Some have cried foul at the film’s treatment of its characters problems - De Niro’s gambling addiction, Lawrence’s grief, Cooper’s bipolar rage. Personally, I don’t feel that it’s making light of them, or treating the topic insensitively; if Preston Sturges can make masterpiece screwball comedies about murdering your wife, then I don’t think mental illness is off-limits for David O. Russell.
No, this movie’s crime is something different, perhaps something far worse. It’s how ordinary it becomes.
The abuse, the longing, the pain, the obsession with human imperfections - these are red herrings, not the film’s topic. This is all about the kiss that happens at the end; not about the road we take to get there. The third act is packed full of ’movie moments’ - big sports games, dance competitions, and unrealistic wagers, all designed to come together at the exact same time like a regular average movie is suppose to do. It cheapens every second that came before it - every freak-out, every discussion about the myriad options presented nowadays for pain meds, every painful father-to-son confession.
None of it matters anymore. Once we get to the finale, its as though O. Russell goes on autopilot. It’s as if you can hear him from behind the camera thinking, "Well, I got the stuff I’m interested in out of the way; now let’s send the audience home happy in the most generic way possible." His films have become more and more unfocused. "The Fighter" had similar problems, starting as a social realist film and ending as a "Rocky" sequel. It’s as if he’s trying to remove his own interests and eccentricities by the third act.
What "Silver Linings" really needs is a star like Mark Walhberg, (O. Russell’s former muse; the two fell out when he cast Cooper here) someone who can bring both physicality and comedy to each scene. Cooper plays the role competently, but he never feels dangerous, he never feels unhinged. Combine this casting choice with the castrated third act, and you’re left with a film that sets you up for something with an edge then leaves you disappointed as it reaches its humdrum ’Screenwriting for Dummies’ style finale.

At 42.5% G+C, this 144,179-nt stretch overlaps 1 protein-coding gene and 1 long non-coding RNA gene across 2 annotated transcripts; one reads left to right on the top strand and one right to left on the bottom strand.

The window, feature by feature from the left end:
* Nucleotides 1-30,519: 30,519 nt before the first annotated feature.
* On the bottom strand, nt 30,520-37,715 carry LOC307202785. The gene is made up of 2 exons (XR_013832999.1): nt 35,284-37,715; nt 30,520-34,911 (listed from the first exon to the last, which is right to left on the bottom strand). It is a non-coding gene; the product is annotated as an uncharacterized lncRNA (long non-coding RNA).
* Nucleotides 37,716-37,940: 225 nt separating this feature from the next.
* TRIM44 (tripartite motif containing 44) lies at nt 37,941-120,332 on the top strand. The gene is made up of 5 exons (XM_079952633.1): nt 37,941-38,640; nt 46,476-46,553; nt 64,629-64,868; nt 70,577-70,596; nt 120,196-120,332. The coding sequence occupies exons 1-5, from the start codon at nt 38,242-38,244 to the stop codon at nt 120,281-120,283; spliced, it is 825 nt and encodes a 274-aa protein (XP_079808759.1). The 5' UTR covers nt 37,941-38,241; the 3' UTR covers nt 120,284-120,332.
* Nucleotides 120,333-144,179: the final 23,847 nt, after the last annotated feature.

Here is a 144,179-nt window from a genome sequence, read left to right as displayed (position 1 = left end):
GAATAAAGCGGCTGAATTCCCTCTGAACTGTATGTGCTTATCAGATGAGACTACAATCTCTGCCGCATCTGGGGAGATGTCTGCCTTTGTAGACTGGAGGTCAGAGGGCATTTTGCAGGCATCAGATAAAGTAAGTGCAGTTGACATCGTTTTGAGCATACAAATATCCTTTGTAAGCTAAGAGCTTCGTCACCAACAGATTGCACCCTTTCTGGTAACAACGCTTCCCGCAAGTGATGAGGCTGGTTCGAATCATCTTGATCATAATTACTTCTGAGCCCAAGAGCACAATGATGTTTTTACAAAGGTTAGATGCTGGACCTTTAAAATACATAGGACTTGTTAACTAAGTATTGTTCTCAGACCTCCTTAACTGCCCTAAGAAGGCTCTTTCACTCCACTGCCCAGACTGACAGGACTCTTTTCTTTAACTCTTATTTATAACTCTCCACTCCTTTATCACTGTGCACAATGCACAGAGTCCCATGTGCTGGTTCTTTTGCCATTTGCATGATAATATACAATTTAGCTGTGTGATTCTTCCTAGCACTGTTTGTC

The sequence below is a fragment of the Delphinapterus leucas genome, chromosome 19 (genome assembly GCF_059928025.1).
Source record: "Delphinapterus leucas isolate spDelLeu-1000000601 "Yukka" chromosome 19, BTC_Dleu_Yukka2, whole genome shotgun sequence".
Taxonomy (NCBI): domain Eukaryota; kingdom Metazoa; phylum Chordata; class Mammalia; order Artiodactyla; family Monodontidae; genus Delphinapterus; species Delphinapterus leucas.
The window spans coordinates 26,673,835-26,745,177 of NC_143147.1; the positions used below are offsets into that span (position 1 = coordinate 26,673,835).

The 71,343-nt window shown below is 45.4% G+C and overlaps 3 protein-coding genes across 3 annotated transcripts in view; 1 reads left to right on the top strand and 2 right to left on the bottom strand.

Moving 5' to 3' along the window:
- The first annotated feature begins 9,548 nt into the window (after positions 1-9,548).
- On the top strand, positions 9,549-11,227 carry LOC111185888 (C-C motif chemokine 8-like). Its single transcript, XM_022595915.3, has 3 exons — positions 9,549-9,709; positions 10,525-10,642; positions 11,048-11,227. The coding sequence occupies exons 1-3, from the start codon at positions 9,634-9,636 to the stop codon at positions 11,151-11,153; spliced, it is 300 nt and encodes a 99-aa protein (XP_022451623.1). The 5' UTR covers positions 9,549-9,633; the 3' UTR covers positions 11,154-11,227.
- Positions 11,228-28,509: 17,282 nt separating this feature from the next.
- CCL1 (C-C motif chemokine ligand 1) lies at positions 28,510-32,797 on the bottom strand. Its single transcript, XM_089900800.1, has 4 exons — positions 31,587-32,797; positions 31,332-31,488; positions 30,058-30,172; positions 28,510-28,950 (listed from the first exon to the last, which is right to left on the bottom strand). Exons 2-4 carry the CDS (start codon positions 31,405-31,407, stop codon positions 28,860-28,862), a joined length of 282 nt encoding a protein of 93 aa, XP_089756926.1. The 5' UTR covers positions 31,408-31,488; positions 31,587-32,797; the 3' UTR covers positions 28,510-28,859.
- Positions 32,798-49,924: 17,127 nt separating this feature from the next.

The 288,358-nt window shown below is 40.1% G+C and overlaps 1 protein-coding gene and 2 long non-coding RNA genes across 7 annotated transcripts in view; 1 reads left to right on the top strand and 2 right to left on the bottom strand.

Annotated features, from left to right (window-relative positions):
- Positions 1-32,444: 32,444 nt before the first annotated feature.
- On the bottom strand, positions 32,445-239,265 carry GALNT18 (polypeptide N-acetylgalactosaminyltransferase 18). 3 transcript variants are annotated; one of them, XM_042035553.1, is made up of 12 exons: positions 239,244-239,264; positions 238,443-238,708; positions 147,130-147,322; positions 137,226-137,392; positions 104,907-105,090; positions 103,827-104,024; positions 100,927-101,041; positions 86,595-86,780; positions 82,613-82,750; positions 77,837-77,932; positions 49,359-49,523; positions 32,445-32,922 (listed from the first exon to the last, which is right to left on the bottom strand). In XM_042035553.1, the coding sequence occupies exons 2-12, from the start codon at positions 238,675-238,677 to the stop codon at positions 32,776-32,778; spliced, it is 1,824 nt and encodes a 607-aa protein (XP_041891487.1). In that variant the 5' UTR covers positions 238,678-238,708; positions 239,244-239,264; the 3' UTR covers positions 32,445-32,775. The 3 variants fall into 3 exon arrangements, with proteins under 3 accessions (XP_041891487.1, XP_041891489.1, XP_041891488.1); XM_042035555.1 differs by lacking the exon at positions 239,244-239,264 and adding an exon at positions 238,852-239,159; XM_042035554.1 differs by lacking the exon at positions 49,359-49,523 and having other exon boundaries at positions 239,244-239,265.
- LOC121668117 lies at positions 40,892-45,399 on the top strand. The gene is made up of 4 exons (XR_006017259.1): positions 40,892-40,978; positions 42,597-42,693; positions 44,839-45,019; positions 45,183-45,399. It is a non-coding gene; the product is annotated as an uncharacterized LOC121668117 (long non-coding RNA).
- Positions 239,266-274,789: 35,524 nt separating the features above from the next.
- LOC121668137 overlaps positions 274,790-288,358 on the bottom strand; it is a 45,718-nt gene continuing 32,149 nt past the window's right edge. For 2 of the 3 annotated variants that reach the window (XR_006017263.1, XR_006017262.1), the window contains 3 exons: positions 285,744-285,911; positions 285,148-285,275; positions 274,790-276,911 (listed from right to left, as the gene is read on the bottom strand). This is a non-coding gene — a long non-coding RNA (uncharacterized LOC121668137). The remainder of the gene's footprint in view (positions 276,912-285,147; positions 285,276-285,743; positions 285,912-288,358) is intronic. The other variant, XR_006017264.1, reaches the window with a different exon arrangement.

O. Russell tries to toe the line between making something personal, and making something that feels like it came off a conveyor belt. He ends up on the wrong side.
Silver Linings Playbook
Pat :: Bradley Cooper
Tiffany :: Jennifer Lawrence
Pat Sr. :: Robert De Niro
Dolores :: Jacki Weaver
Danny :: Chris Tucker
Dr. Cliff Patel :: Anupam Kher
Veronica :: Julia Stiles
Ronnie :: John Ortiz
Jake :: Shea Whigham
Officer Keogh :: Dash Mihok
Randy :: Paul Herman
Ricky D'Angelo :: Matthew Russell
Tiffany's Mother :: Cheryl Williams
Tiffany's Father :: Patrick McDade
Nikki :: Brea Bee
Regina :: Regency Boies
Jordie :: Phillip Chorba
Screenwriter, David Russell; Producer, Donna Gigliotti; Producer, Bruce Cohen; Producer, Jonathan Gordon; Executive Producer, Bob Weinstein; Executive Producer, Harvey Weinstein; Executive Producer, George Para; Executive Producer, Michelle Raimo; Executive Producer, Bradley Cooper; Cinematographer, Masanobu Takayanagi; Film Editor, Jay Cassidy; Production Design, Judy Becker; Costume Designer, Mark Bridges; Original Music, Danny Elfman; Art Director, Jesse Rosenthal; Set Decoration, Heather Loeffler; Casting, Mary Vernieu; Casting, Lindsay Graham.